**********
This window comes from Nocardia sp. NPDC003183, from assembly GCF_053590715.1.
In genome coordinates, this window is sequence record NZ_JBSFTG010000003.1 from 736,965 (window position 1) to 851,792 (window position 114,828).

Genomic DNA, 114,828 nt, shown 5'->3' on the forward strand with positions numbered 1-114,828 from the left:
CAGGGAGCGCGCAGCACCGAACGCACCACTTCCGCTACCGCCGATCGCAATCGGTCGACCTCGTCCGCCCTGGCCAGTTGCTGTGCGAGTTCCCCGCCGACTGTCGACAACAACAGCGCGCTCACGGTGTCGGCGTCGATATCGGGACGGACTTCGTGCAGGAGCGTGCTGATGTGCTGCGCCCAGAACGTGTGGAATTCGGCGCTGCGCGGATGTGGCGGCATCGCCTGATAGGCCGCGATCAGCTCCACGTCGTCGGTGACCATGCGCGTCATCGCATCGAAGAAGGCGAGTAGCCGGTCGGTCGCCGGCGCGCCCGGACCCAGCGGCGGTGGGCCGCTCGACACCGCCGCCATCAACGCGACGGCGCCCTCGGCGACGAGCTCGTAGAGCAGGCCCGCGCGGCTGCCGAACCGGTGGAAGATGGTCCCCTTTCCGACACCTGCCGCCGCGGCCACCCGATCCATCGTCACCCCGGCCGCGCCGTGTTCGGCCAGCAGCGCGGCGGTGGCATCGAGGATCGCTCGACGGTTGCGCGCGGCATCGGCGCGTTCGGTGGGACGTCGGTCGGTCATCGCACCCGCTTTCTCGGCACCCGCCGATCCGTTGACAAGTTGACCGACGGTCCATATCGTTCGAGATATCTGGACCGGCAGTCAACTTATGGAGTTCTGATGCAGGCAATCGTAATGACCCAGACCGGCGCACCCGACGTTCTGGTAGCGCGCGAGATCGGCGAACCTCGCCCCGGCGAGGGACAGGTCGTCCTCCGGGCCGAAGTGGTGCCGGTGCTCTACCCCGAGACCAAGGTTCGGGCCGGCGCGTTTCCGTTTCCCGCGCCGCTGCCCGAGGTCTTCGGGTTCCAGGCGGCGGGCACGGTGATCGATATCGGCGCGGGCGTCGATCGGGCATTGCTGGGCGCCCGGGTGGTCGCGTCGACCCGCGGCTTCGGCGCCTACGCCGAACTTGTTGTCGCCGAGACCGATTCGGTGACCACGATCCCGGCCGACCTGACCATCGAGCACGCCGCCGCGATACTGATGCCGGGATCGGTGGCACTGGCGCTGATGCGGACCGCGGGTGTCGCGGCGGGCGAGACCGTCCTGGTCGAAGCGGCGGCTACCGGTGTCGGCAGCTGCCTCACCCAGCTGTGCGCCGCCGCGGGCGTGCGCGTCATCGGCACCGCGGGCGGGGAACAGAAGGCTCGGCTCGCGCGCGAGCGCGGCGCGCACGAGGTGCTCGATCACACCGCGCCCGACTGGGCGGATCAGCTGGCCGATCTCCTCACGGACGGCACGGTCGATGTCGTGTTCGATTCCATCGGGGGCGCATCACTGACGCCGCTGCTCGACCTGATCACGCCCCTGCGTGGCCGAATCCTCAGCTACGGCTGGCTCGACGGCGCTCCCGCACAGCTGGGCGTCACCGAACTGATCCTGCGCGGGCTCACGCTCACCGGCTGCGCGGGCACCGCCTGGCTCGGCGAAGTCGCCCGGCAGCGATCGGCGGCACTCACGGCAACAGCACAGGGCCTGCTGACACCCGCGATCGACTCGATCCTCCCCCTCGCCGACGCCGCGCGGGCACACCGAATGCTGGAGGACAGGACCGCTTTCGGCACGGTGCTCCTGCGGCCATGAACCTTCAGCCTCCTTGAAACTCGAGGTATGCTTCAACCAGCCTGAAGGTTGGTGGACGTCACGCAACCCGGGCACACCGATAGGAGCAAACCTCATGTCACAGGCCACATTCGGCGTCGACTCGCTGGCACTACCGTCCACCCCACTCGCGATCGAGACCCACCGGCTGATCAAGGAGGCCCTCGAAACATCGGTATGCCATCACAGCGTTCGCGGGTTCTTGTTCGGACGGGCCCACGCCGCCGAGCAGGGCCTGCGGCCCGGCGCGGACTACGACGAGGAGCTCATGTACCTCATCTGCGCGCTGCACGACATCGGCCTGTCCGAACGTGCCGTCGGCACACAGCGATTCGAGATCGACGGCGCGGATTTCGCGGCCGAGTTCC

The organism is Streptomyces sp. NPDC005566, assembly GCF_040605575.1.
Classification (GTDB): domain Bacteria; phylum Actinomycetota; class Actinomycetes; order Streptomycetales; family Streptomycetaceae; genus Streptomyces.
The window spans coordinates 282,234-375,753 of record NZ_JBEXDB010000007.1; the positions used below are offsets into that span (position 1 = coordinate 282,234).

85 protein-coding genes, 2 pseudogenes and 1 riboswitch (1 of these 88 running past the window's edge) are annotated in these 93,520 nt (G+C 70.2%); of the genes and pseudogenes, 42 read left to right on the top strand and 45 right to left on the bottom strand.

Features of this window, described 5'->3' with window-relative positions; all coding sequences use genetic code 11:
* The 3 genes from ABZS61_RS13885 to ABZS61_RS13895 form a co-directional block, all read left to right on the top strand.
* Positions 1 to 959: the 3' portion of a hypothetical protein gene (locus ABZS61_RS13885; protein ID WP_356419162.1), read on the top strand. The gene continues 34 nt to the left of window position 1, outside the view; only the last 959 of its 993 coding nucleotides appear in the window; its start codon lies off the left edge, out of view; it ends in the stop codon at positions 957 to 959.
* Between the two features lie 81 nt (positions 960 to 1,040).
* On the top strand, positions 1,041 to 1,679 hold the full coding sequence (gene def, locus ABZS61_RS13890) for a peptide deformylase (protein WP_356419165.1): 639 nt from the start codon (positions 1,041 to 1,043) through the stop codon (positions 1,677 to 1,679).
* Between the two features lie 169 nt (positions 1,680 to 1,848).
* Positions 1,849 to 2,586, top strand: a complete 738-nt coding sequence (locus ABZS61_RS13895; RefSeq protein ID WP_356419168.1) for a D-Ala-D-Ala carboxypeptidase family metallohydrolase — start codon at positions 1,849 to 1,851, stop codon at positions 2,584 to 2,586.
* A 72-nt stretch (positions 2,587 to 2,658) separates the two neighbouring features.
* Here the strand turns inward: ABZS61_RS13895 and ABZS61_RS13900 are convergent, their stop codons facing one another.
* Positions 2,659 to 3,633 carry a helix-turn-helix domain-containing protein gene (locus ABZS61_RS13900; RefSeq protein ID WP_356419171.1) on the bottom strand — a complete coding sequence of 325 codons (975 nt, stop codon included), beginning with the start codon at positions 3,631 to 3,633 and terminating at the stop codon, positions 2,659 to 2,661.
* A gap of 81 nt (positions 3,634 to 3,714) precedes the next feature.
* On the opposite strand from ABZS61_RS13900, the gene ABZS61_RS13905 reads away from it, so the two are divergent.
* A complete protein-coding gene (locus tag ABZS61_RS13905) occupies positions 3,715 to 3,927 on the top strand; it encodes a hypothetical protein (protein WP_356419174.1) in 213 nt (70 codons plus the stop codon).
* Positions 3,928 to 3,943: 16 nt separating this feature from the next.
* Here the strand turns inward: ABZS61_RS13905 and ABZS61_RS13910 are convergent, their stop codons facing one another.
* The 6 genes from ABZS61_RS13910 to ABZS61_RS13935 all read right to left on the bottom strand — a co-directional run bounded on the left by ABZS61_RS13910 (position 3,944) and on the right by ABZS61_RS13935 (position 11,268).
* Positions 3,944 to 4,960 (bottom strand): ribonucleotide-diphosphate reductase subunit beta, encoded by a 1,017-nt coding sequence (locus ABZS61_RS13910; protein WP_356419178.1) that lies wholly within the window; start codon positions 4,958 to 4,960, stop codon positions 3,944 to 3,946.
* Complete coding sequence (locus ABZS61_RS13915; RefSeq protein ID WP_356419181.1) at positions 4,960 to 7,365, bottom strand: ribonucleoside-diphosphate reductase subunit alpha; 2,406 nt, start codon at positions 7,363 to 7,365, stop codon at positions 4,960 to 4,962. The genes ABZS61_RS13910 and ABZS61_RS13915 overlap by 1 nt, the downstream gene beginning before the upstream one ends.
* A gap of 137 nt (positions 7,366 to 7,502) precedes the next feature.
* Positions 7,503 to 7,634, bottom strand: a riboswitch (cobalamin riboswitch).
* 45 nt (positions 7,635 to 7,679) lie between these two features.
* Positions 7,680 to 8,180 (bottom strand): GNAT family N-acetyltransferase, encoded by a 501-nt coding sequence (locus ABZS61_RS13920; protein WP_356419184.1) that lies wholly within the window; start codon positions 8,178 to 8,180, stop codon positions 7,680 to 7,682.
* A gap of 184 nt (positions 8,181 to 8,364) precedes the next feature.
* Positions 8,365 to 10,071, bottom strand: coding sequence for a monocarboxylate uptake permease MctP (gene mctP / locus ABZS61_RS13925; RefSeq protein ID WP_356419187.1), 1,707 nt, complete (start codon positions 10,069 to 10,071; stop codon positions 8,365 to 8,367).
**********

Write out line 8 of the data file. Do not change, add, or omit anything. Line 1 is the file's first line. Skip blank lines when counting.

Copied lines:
85 protein-coding genes, 2 pseudogenes and 1 riboswitch (1 of these 88 running past the window's edge) are annotated in these 93,520 nt (G+C 70.2%); of the genes and pseudogenes, 42 read left to right on the top strand and 45 right to left on the bottom strand.